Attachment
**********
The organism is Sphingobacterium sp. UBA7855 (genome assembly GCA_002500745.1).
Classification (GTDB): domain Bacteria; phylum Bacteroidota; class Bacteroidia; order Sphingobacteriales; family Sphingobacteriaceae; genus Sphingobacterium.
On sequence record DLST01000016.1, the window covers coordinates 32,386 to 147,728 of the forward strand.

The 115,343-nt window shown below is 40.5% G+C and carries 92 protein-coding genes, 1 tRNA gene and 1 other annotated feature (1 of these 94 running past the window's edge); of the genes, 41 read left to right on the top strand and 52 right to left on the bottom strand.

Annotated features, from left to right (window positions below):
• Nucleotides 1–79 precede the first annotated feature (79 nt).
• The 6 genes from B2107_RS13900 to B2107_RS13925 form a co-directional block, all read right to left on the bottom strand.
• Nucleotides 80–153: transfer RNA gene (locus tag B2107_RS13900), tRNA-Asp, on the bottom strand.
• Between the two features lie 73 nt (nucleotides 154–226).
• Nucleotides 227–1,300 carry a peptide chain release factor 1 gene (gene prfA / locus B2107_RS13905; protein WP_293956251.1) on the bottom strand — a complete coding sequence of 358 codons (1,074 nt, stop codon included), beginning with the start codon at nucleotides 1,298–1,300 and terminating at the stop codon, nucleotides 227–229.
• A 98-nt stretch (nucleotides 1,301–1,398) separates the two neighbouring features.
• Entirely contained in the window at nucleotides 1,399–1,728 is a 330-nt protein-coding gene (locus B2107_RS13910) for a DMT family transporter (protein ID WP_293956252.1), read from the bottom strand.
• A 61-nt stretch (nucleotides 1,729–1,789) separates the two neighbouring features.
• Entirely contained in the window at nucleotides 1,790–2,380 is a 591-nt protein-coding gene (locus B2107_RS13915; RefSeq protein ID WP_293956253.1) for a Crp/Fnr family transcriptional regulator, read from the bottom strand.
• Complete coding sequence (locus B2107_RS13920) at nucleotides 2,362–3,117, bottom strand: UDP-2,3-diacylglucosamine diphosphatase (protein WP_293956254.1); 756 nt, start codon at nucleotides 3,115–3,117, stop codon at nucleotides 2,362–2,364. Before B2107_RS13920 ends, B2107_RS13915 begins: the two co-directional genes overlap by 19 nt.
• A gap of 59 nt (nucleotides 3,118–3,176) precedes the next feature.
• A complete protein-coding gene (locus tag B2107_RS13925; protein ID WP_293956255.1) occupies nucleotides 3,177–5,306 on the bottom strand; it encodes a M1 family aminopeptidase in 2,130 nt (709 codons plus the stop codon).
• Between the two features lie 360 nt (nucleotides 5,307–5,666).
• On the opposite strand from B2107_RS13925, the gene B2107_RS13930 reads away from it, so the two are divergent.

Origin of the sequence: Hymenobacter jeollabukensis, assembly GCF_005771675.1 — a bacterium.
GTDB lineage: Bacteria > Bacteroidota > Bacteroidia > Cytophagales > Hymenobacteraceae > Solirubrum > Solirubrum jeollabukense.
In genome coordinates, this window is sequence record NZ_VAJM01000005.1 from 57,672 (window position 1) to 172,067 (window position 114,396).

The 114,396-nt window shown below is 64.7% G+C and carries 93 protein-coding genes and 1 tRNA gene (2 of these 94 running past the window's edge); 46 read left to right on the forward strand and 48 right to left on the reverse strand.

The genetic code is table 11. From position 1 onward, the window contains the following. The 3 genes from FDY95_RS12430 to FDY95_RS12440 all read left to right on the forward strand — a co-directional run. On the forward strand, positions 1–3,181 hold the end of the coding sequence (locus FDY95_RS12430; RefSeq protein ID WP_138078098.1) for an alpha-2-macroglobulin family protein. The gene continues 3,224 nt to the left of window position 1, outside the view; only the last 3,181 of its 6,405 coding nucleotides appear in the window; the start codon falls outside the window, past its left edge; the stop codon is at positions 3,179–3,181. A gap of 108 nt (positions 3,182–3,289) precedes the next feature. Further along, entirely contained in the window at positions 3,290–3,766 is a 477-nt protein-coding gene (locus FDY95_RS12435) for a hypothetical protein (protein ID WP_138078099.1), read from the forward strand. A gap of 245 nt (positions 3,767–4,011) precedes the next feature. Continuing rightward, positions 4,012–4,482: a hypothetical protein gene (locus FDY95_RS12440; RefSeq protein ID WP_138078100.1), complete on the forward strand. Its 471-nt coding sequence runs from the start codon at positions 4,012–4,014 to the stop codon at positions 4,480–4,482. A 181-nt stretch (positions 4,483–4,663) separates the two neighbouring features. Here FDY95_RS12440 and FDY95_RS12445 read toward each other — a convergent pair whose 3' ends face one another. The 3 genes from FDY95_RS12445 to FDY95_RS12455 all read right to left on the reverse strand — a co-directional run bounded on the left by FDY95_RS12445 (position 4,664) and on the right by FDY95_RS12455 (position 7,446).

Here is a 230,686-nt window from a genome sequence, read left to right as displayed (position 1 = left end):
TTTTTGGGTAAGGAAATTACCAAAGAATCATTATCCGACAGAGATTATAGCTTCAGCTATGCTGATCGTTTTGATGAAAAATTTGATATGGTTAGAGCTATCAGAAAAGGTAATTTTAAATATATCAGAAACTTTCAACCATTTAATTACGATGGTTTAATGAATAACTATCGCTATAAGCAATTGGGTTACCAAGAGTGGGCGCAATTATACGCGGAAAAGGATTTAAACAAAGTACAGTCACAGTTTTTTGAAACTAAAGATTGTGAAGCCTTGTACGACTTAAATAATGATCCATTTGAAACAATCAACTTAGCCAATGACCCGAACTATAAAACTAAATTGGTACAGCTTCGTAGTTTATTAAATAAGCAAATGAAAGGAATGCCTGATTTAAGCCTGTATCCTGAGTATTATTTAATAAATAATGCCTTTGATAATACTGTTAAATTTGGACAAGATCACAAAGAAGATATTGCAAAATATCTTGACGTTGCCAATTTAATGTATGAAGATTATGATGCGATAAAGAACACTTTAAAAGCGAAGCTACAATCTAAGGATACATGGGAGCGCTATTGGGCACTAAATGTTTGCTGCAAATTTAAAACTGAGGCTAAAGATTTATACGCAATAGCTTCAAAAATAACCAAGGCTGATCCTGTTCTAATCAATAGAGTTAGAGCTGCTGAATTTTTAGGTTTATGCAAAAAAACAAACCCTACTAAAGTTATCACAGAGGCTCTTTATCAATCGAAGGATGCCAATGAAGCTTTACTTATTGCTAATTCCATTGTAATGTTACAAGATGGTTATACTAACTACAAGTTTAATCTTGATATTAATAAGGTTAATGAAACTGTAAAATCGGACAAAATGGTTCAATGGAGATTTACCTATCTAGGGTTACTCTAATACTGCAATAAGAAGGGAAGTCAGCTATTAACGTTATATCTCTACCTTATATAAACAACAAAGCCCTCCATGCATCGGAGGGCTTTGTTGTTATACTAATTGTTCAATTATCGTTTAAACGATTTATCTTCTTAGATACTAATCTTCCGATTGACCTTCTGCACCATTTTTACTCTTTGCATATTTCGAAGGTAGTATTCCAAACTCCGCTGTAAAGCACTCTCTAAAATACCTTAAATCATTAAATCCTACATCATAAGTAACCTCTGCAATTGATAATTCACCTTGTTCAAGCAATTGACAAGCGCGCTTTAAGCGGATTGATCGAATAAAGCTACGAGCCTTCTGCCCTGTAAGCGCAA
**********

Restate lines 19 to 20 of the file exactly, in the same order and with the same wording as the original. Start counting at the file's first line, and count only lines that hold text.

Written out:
• On the opposite strand from B2107_RS13925, the gene B2107_RS13930 reads away from it, so the two are divergent.

Origin of the sequence: Hymenobacter jeollabukensis, assembly GCF_005771675.1 — a bacterium.